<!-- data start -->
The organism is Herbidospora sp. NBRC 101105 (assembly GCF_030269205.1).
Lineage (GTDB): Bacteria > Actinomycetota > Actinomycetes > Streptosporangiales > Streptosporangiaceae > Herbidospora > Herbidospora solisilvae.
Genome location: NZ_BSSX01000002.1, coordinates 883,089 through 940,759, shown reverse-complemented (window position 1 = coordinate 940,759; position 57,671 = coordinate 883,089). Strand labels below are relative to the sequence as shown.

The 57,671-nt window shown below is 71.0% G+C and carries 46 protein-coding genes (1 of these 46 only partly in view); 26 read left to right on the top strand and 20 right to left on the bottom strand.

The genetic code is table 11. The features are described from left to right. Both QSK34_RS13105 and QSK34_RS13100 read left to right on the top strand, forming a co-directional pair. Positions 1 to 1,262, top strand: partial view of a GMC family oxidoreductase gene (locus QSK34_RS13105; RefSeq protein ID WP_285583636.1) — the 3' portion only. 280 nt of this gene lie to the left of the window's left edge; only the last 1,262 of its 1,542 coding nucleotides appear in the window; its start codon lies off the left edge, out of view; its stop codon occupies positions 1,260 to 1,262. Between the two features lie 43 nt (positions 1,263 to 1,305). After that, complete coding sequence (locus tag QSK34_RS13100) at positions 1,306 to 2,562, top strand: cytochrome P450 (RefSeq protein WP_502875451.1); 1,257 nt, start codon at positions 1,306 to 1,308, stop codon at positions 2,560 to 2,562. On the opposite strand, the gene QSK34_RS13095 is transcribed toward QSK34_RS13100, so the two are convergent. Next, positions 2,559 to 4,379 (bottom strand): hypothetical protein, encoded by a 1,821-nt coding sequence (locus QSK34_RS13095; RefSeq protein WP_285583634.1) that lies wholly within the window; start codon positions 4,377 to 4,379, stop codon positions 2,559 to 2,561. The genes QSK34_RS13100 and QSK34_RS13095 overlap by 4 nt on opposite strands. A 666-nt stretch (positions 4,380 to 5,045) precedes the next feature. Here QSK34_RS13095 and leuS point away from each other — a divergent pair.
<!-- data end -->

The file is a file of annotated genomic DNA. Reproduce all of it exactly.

The organism is Herbidospora sp. NBRC 101105 (assembly GCF_030269205.1).
Lineage (GTDB): Bacteria > Actinomycetota > Actinomycetes > Streptosporangiales > Streptosporangiaceae > Herbidospora > Herbidospora solisilvae.
Genome location: NZ_BSSX01000002.1, coordinates 883,089 through 940,759, shown reverse-complemented (window position 1 = coordinate 940,759; position 57,671 = coordinate 883,089). Strand labels below are relative to the sequence as shown.

The 57,671-nt window shown below is 71.0% G+C and carries 46 protein-coding genes (1 of these 46 only partly in view); 26 read left to right on the top strand and 20 right to left on the bottom strand.

The genetic code is table 11. The features are described from left to right. Both QSK34_RS13105 and QSK34_RS13100 read left to right on the top strand, forming a co-directional pair. Positions 1 to 1,262, top strand: partial view of a GMC family oxidoreductase gene (locus QSK34_RS13105; RefSeq protein ID WP_285583636.1) — the 3' portion only. 280 nt of this gene lie to the left of the window's left edge; only the last 1,262 of its 1,542 coding nucleotides appear in the window; its start codon lies off the left edge, out of view; its stop codon occupies positions 1,260 to 1,262. Between the two features lie 43 nt (positions 1,263 to 1,305). After that, complete coding sequence (locus tag QSK34_RS13100) at positions 1,306 to 2,562, top strand: cytochrome P450 (RefSeq protein WP_502875451.1); 1,257 nt, start codon at positions 1,306 to 1,308, stop codon at positions 2,560 to 2,562. On the opposite strand, the gene QSK34_RS13095 is transcribed toward QSK34_RS13100, so the two are convergent. Next, positions 2,559 to 4,379 (bottom strand): hypothetical protein, encoded by a 1,821-nt coding sequence (locus QSK34_RS13095; RefSeq protein WP_285583634.1) that lies wholly within the window; start codon positions 4,377 to 4,379, stop codon positions 2,559 to 2,561. The genes QSK34_RS13100 and QSK34_RS13095 overlap by 4 nt on opposite strands. A 666-nt stretch (positions 4,380 to 5,045) precedes the next feature. Here QSK34_RS13095 and leuS point away from each other — a divergent pair.